American Eagle Outfitters, Inc. (NYSE:AEO) is a very popular fashion retailer. The company has consistently produced highly fashionable apparel for the last few decades. In addition, the company has a good balance sheet that can withstand unexpected market events. To add to that, the stock of the company appears to be very cheap and undervalued, in relation with the underlying fundamentals of the company.
Over the last few years, American Eagle has faced fierce competition from the rest of the industry. However, there is no indication that American Eagle has lost the fashion war. To maintain its market share, the company has resorted to heavy discounting, but has maintained the quality of its apparel. Here are a few factors that explore American Eagle's viability as an investment:
Is American Eagle still relevant?
It is interesting that some in the market have already written off American Eagle Outfitters. However, there is no legitimate reason for why the company would no longer be popular among customers. The company's fashion sense and forwardness have remained the same, and its earnings, although not as high as before, are rising fast. For instance, one of the major current fashion trends is the contrasting sleeve. On its part, the American Eagle website shows a great amount of application of this trend. As more customers recognize the high fashion quotient of American Eagle, the company will start to see the results.
The Gap, Inc.(NYSE:GPS), on the other hand, has already had a turnaround. Its apparel is starting to be appreciated again, after years of lagging. However, Gap Inc., which owns Gap stores, Banana Republic and Old Navy have a history of losing its way in fashion. Conversely, American Eagle's clothing has remained rather consistent. Such consistency would help American Eagle as the economy improves.
American Eagle has consistently displayed its good sense of fashion trends and its ability to survive in tough times. Although American Eagle faces tougher competition, and is bogged down by lower teen spending, these trends can only last so long. Eventually, the economy does get better, and the companies offering the best products do benefit.
American Eagle has seen sluggish growth over the last few years. The revenues remained stagnant for a period after the recession, but they have now achieved normal growth. Even though the company's revenues are much above the levels in 2007, the earnings are 40% lower. The reason for this is a decrease in gross margins. Abercrombie & Fitch Co, (NYSE:ANF) has suffered the same fate. Its revenues are 30% higher than those in 2007, but the earnings are 40% lower.
Fashion brands have, as yet, been unable to raise the prices for their merchandise due to weak retail spending. In addition, competition has led to heavy discounts on apparel that shave away the margins even further. As retail spending pick up, the margins at the retailers would spike up and make up for the lousy earnings they've had in the last few years. Retail spending levels are usually an indicator of the consumer sentiment, and both rise and fall together.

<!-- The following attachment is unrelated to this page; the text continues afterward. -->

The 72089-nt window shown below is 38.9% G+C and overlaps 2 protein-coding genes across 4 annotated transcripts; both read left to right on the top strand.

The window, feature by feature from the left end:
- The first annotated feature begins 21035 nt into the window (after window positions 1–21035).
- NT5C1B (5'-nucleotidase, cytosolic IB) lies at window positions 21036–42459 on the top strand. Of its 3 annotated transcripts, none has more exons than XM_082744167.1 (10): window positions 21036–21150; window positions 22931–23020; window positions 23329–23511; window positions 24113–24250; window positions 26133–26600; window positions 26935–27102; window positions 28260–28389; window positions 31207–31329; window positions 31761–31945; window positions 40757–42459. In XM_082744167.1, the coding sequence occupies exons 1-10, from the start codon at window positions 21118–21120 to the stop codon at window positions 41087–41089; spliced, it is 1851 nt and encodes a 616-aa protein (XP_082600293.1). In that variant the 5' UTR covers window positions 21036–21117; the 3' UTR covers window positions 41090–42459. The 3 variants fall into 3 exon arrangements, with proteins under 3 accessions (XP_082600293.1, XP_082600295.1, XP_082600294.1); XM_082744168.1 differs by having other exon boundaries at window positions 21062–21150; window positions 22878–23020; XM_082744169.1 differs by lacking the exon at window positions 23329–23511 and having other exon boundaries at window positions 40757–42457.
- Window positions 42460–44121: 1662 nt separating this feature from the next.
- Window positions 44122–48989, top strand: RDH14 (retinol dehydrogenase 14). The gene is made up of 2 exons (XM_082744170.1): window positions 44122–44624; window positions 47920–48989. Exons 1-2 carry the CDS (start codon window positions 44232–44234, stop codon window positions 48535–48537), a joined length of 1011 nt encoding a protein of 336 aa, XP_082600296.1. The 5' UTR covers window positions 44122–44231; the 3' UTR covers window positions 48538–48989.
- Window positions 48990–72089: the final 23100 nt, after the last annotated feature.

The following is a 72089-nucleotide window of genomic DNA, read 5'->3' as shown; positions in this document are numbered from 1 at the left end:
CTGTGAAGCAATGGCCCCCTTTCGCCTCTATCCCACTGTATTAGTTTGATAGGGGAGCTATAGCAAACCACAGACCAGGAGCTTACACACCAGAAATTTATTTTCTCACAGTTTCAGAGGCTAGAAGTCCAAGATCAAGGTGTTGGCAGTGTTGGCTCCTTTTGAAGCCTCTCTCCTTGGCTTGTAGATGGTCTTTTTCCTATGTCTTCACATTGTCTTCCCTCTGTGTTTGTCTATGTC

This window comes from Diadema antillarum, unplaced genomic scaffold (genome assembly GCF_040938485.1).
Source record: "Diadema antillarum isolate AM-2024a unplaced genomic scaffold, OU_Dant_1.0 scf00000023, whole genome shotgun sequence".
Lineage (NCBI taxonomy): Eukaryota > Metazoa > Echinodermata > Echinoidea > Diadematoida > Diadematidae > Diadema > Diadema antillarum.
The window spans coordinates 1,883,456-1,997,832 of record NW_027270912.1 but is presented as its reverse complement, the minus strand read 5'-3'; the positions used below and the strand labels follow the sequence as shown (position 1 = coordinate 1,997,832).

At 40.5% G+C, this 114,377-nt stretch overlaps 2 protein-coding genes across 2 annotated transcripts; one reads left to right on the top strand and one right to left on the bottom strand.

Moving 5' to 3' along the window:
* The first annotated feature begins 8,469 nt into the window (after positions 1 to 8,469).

American Eagle has a high equity to assets ratio. Equity forms almost 70% of the assets, thus, signaling low leverage and credit risk. In addition, the company's current ratio is at 2.5, and can be considered sufficiently high. Current ratio of a company helps depict short-term liquidity in relation with short-term liabilities.
Conversely, Gap has a much lower Equity to Assets ratio; equity forms only 38% of total assets. Although, this is not alarming, it suggests higher sensitivity toward losses. A high proportion of debt on the balance sheet increases the burden of interest payments, and can cause problems with the refinance of debt during an economic crisis.
American Eagle has a relatively low P/E ratio, at 13.57. The market has been less than upbeat about retail stocks in general, and American Eagle is no exception. Since the earnings are much below the levels in 2007, the stock has a lot of possible upside. In addition, the fundamentals of the company are little changed since 2007, and thus, there is no reason to expect the company not to reach those levels again. The stock also carries a handsome dividend yield of 3.29%.
Abercrombie & Fitch's stock is in almost the same position as American Eagle's. The company's P/E ratio is at 13.83, and its earnings seem depressed in relation to the pre-recession numbers.
On the other hand, Gap's EPS is at its highest level, and its P/E ratio (ttm) is relatively higher than others', at 16.37. This makes the company less undervalued than both American Eagle and Abercrombie & Fitch.
American Eagle's undervalued stock has created a huge opportunity for long-term investors. Those investors who recognize the company's inherent value can make a long-term bet on its survival and profitability.
American Eagle has maintained its vitality as a fashion brand. The company continues to manufacture apparel that is trendy. However, tough competition has lowered its gross margins and caused the market to lose faith in its long-term profitability. Since there is no viable justification for such pessimism, we must conclude that the company is likely to gain favor with investors again. In the meantime, American Eagle's stock could be purchased at a low price. Value investors should definitely consider an investment in American Eagle.
Disclosure: I have no positions in any stocks mentioned, and no plans to initiate any positions within the next 72 hours. I wrote this article myself, and it expresses my own opinions. I am not receiving compensation for it (other than from Seeking Alpha). I have no business relationship with any company whose stock is mentioned in this article.